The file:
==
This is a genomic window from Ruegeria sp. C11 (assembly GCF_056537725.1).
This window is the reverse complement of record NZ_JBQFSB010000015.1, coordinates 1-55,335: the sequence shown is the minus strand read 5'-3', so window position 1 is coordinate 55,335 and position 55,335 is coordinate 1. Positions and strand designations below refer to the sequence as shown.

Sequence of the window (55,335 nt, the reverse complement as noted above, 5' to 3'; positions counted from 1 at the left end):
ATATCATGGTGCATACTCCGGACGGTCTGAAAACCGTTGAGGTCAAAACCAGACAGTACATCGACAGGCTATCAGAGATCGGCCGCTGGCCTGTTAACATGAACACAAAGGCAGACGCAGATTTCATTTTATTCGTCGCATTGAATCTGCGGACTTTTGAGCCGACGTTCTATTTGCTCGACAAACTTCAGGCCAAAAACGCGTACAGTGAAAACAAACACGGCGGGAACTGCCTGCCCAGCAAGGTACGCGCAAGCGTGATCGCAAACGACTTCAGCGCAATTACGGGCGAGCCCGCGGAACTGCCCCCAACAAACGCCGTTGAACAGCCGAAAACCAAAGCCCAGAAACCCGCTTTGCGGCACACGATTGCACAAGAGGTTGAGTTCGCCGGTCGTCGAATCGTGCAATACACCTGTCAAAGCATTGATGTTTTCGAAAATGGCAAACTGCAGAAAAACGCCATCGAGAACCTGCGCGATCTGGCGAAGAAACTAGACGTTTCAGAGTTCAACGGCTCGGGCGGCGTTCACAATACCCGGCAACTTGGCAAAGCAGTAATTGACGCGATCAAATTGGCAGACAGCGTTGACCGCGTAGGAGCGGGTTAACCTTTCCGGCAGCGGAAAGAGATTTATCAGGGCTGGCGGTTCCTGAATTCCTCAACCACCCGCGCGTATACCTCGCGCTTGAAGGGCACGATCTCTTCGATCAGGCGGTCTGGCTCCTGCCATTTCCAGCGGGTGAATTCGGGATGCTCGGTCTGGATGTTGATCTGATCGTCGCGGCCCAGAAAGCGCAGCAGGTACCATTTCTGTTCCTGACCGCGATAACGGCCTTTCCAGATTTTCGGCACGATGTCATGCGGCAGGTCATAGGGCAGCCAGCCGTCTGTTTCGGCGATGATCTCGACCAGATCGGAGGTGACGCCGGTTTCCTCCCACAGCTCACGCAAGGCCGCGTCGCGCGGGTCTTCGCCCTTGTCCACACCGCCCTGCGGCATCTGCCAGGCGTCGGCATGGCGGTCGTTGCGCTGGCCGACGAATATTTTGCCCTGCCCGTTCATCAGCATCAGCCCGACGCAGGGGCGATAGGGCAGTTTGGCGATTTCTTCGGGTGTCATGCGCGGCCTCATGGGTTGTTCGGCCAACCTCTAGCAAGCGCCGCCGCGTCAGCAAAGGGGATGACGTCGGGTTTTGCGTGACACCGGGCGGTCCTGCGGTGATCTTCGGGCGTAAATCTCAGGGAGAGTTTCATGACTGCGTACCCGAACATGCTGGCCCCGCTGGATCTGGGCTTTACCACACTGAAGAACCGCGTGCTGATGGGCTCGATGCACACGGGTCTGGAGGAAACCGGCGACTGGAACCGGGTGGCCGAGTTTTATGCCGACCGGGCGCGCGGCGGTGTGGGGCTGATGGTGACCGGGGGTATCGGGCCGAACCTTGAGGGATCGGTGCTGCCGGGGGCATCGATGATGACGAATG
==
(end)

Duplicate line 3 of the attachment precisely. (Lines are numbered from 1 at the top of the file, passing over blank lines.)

Sequence of the window (55,335 nt, the reverse complement as noted above, 5' to 3'; positions counted from 1 at the left end):